Wednesday, 4 April 2012

Oh wait - You Mean The F-35 Deal Was a Boondoggle All Along?




Not pictured - Giant Wall of Public Discontent to the left


It was quite some time in the making, but in the end totally worth it. Auditor General Michael Ferguson, Canada's stern-looking bearded taciturn guy in chief, delivered a devastating report yesterday on the Harper Government's management of the proposed F-35 jet deal and procurement process with Lockheed Martin.

It was a great moment of professional vindication for a guy who started the national profile part of his career with what was basically a Comedy Central roast in the parliamentary committee that vetted him. For weeks, before he got to audit a single thing, headlines revolved around his lack of French skills, and he suffered quite a bit of humiliation at the hands of NDP MPs on the committee. In the end it didn't matter. The Conservatives got their man, they had a majority, and they rammed his appointment through.

Then he spent a good nine or ten months amassing the biggest pile of crap he could ever possibly hope to drop on Steve Harper's face.

It's not a huge shock; this is, after all, a pattern we are well acquainted with as Canadians. Governments idiotically spend money, then within a year or so, Auditor Generals make what the public more or less knew what the government was up to official to the public, publicly excoriate the government with some memorable catchphrases for good measure, then go back to their Auditor Generalling. So I shouldn't have said earlier that the report was "devastating". The opposition, the media, the blogosphere, and pretty much anyone I talked to who knew a few particulars of the deal were saying for three years that there were serious flaws in the plan to buy 65 F-35 jets from Lockheed Martin. Let's see - the jets were being built with unproven technology. They are unsuitable for Arctic use. Every other country that signed up to buy them is bailing. And the bill kept having extra zillions on it every time we looked at it, despite not a single jet being delivered. Not to mention stories of at least one Conservative lobbyist with ties to the company lurking around Parliament Hill. Well now, the jig is up, and here is the long and the short of the country's dilemma.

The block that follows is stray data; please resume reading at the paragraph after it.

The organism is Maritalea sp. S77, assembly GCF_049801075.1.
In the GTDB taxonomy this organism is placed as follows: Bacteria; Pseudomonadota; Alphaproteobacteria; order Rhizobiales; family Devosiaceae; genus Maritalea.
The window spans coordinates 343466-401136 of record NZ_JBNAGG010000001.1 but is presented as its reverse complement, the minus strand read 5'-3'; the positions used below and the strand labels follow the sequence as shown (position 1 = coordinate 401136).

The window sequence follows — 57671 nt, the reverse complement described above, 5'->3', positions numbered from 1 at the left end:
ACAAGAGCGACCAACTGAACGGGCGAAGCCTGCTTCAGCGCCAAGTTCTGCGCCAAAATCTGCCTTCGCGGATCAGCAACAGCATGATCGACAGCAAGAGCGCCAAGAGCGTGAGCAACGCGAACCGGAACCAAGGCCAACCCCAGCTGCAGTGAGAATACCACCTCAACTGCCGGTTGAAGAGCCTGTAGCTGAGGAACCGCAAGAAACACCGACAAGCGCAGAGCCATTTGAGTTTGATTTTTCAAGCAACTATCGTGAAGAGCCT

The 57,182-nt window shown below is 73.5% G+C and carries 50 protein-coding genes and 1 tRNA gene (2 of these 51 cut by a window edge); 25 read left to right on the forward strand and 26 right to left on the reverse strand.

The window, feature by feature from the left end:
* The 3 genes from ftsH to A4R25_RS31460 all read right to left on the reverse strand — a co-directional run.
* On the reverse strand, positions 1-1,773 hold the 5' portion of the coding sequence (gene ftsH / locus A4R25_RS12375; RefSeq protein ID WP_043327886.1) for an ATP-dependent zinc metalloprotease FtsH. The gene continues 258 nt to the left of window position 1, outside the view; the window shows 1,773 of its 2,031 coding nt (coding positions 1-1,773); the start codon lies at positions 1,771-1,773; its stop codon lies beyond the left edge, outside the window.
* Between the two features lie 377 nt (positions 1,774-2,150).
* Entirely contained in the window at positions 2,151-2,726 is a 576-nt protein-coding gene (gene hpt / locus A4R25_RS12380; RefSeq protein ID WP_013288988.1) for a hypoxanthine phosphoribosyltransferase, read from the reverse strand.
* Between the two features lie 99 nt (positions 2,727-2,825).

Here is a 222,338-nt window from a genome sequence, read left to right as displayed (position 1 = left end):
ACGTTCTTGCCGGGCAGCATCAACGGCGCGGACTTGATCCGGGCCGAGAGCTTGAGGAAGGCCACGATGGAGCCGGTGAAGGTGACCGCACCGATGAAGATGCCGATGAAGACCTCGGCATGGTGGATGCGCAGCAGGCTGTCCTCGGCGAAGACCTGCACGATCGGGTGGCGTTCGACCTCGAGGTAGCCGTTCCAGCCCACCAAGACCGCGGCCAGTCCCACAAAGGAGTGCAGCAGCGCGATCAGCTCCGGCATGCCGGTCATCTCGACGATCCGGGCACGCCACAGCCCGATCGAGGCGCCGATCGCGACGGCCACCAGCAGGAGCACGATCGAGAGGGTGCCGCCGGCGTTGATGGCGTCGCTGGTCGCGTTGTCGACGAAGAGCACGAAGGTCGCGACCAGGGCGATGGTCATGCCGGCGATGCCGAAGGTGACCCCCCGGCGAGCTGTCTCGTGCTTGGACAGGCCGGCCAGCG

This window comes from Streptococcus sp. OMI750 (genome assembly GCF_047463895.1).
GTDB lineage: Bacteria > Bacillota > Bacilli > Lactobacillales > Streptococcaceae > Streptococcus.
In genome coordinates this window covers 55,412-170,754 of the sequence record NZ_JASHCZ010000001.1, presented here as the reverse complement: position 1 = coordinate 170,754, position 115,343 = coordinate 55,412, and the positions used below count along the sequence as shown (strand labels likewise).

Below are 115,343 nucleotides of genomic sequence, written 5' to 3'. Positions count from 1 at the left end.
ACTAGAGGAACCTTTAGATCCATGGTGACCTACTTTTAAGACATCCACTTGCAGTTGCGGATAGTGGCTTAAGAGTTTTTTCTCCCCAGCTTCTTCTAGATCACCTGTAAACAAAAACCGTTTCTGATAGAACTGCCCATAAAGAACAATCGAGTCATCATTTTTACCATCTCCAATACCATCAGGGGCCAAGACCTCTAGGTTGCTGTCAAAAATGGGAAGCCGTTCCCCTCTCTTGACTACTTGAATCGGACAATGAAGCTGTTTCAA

I guess Lockheed thought they were dealing with their Colorado Senator and Congressmen friends, or maybe the US Pentagon.

I felt so such strong misgivings about the biggest DND purchase in Canadian history that I distributed a newsletter in my riding to try and swing the vote before the May 2011 election. No such luck. But I am not smiling today because of the findings. I'm smiling because the moronic intransigence of the Conservative Party is getting a full, smelly airing out for what it is, finally. And because there still are a few checks and balances. Even ones appointed by the Conservatives.

The spin on the F-35 deal went far past the usual "It's the previous Liberal government's fault". The hard line taken was that it was costly (even though we were deliberately misled about the actual prohibitive cost) but necessary, and every Conservative response, including the PM's, to questions about it channelled huge amounts of five-weeks-after-9-11-George Bush. You're either with us on the F-35s or you're against the Canadian military. Harper even dealt a vintage tear jerker (whether that tear is from laughing or despair, hard to say) about the opposition playing politics with our brave men and women in uniform. I cannot think of another time he has put such a fat foot in his mouth.

And thank you, John Ibbitson at the Globe and Mail, for pointing that out. Mr. Ibbitson is generally not a rabid Conservative booster but does usually seem in awe at the Conservatives brash tenacity and stubbornly high popularity. And he acknowledges today that there is no path away from the F-35 fiasco that does not pass through the garden of public shame. After all, this episode makes the Harper government, normally (and wrongly) perceived as prudent economic managers look positively McGuinty-esque. "Sorry...where do we hand the billions over with no oversight? Quick, take our money as fast as you can. What's that? You need more?" A government that has urged Canadians for eight years to "play it safe" with its fiscal management is anything but, and hopefully this will be the beginning of the end of that popular myth.

Military purchases, because they're so expensive, have a way of getting noticed in our lightly populated country. And because they're usually bungled, they stick to leaders like skunk spray. Who doesn't associate the words "Sea Kings" with Jean Chr├ętien. Of course, that didn't prevent him from winning two more majorities. I am not here to analyse how this will affect future election results, though. Not today. I'm just happy to witness on full display a file that this government, which prides itself on such a high level of control, has totally lost control of.

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